In our hearts, we are family
What do we mean when we express this sentiment? I suppose more than anything it says that we belong to something, an entity, a community and that part of ourselves, part of our own individuality or uniqueness is bound up with something bigger. We are now so knowledgable about our genetic make up that we can trace our ancestry back to prehistoric times and so discover common traits with humans from the other side of the planet. Above all it tells us that our human family is an amazing mix which embodies inherent characteristics which go much deeper than the superficial ones which seem to disturb us so deeply.
If this feast of the Holy Family was celebrated at a different time of year would we be thinking of a young mother and father with their new born baby or would we have another image in our minds? Perhaps we need to broaden out the horizon of this feast and allow its transcendent qualities to permeate more than just the Christmas card image it inadvertently displays. In a way the gospel of today seeks to do just that. To begin with all trace of “Christmas” is gone and to properly understand the story we have to have in our minds the adult Jesus, the Jesus of the ministry and to discern from what Luke describes, the theology of what is taking place. Luke takes us to the very heart of the Jewish faith, to the Temple, the place where the Holy of Holies dwelt. Every Jewish family felt an affiliation to the Temple, such that the heart of the family drew its personality from the heart of the Temple through the indwelling of God. The fact that the family go at Passover time should not be overlooked.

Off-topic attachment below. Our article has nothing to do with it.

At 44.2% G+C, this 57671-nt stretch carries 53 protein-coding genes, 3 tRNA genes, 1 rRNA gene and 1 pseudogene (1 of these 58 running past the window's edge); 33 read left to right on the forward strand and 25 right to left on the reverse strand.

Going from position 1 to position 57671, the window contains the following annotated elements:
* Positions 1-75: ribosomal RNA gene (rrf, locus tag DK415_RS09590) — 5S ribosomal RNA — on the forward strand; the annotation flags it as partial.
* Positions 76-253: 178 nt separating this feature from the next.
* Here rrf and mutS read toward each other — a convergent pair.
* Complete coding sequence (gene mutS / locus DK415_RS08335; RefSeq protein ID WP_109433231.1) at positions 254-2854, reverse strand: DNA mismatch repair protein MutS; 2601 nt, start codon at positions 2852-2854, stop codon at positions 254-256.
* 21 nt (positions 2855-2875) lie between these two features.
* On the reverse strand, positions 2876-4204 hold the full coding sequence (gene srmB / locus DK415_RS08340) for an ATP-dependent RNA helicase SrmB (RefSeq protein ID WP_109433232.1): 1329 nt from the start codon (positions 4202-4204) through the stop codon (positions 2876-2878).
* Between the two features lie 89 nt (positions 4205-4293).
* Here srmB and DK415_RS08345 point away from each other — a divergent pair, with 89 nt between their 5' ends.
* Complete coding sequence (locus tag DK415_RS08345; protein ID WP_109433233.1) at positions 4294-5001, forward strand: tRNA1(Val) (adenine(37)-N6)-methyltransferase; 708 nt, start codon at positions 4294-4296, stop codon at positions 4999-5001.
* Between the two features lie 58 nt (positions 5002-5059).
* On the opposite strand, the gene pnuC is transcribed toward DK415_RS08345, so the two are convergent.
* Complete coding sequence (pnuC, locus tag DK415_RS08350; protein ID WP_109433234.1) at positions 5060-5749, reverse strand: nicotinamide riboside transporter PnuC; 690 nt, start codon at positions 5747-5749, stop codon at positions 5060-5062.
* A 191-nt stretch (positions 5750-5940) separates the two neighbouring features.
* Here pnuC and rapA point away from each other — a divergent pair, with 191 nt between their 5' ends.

On their way home i.e. on their way back to their “normality”, they discover that Jesus is not with them or their kin. They go to look for him and end up returning to Jerusalem where after three days they find him in the Temple, the dwelling place of God, the heart of their faith and by affiliation of the family. The family question him as to why he has done this and the answer they receive is the pre-echo of what they will be told years later
when once again Luke narrates how Jesus’ mother and his family come looking for him and are told that his mother and brothers are those who listen to the word of God and put it into practice.
Luke is telling us something very profound, something which takes time for us to assimilate and comprehend – Jesus, the fulness of God’s revelation, is the very heart beat of our understanding of God and he reveals this to us in our families. It is not just the ties or bonds of blood which make us family, but the ties and bonds of faith which find their expression in the acts of loving and serving which express our witness.
To learn this lesson is to treasure the gift of family and we should store up these things and ponder on them in our hearts just as Mary did. It matters that we do this because among and in our families is where the heart of our faith dwells. The gospel will spell this out ultimately at another Passover after a Temple visit. Three days later, members of the family come to tomb and can’t find him. Two others on the road returning to their “normality” feel their hearts burning within them and come back to Jerusalem and discover that nothing is normal any longer.
May our families be blessed on this holy day.